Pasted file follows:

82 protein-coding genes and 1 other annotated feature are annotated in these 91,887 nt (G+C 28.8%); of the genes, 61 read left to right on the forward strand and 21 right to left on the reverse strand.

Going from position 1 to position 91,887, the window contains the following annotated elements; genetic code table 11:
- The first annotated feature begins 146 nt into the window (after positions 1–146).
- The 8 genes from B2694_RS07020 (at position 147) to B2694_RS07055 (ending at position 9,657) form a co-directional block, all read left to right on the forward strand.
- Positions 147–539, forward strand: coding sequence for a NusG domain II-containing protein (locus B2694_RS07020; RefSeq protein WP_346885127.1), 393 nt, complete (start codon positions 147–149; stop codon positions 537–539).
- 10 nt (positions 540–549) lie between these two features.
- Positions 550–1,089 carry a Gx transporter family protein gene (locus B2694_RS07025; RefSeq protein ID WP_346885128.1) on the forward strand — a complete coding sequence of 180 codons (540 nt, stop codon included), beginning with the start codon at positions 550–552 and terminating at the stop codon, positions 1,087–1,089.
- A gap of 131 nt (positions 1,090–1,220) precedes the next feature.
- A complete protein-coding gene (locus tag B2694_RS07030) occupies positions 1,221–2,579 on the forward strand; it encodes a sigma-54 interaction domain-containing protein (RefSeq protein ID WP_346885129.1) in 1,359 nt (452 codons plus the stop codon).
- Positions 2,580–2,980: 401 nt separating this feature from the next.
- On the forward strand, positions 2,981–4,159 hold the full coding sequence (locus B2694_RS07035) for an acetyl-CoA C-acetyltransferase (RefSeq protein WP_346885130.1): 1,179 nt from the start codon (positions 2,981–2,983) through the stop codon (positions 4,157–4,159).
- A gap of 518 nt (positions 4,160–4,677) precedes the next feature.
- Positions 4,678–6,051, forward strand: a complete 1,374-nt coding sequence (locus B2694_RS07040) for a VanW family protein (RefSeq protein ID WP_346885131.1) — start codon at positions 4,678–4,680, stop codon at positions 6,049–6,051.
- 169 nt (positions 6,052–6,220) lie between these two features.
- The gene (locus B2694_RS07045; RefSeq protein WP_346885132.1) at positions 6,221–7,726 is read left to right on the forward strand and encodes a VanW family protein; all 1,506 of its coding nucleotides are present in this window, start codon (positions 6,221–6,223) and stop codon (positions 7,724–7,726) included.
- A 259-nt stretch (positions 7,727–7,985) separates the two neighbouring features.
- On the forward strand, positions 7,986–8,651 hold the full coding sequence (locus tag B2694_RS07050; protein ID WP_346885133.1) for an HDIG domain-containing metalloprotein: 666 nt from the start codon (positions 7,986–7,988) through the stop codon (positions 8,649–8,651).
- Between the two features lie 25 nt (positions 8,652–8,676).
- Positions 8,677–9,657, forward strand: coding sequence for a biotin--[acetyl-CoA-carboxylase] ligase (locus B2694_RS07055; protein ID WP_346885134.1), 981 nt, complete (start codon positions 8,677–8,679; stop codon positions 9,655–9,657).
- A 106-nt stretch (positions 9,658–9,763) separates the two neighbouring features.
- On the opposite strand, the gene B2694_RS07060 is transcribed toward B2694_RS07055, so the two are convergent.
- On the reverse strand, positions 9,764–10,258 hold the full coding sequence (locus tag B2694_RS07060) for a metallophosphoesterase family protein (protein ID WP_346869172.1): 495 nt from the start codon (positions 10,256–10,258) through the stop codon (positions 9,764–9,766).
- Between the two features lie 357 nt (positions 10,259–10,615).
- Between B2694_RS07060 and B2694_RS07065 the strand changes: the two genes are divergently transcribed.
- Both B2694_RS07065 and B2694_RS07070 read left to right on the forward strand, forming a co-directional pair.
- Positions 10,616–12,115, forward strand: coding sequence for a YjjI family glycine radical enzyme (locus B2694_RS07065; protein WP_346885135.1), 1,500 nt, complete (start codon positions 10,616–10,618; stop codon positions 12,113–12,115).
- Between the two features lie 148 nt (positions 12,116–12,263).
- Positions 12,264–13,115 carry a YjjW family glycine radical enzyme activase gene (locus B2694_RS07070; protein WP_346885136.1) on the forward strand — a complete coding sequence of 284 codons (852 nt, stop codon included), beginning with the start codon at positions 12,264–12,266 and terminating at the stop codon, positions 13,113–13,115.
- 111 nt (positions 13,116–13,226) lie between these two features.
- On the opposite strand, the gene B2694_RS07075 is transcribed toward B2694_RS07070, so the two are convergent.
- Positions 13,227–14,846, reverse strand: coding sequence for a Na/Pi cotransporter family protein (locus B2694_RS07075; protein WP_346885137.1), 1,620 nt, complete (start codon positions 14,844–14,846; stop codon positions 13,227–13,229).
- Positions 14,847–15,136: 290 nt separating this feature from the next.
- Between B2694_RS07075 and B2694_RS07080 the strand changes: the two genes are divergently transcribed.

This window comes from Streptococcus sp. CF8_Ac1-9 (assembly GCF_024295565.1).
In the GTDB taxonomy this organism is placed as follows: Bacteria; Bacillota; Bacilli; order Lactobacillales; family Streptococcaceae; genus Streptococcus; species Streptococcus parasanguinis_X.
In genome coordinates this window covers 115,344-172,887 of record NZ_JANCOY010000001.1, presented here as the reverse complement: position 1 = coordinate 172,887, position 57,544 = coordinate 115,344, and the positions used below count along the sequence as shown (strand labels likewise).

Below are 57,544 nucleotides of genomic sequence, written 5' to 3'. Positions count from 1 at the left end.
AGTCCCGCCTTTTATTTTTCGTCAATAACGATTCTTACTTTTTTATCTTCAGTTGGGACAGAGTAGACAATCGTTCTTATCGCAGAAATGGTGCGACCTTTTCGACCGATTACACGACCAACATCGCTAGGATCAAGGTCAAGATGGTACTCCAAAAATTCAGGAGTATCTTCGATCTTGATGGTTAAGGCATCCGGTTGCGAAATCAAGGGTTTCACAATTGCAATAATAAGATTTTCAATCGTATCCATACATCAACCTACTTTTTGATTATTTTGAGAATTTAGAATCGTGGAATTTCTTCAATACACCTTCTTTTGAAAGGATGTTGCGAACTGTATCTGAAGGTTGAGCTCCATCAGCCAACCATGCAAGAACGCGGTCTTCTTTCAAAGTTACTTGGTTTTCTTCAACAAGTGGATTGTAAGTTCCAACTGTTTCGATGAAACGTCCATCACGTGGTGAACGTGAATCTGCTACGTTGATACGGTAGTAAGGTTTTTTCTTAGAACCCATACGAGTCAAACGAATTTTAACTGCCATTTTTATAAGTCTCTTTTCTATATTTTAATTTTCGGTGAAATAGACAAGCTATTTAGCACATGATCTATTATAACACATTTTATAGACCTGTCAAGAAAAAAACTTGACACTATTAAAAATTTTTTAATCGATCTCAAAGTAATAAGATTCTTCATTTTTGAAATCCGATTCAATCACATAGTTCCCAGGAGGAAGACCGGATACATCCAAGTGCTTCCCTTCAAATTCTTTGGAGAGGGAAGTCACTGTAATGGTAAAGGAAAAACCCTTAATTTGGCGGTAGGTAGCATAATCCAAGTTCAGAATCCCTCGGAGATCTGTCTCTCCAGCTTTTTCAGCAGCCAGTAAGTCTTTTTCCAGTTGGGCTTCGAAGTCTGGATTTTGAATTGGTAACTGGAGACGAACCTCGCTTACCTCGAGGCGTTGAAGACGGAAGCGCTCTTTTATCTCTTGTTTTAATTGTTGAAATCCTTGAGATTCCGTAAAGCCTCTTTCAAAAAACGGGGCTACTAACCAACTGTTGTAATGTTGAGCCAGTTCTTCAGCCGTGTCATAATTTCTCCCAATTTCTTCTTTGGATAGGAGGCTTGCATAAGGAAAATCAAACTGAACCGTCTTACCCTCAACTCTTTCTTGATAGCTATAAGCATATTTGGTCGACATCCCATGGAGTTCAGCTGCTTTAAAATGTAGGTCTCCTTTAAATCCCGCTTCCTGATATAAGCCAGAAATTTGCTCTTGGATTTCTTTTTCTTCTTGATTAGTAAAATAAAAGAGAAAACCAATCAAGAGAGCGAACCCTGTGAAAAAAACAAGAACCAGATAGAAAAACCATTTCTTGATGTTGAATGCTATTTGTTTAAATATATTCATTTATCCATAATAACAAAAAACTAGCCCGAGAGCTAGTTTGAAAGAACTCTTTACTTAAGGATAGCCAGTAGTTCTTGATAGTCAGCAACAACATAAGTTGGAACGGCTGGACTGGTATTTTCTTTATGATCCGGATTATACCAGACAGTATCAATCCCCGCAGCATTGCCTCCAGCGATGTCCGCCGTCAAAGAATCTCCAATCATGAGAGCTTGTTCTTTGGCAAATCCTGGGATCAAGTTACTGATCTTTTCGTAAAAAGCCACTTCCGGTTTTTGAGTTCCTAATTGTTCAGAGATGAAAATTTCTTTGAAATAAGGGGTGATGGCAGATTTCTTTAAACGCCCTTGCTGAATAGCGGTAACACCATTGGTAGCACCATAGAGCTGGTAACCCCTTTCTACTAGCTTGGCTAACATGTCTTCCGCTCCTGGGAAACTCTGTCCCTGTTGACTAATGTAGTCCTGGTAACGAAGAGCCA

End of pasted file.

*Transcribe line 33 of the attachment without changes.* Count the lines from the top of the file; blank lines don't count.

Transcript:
- Between B2694_RS07075 and B2694_RS07080 the strand changes: the two genes are divergently transcribed.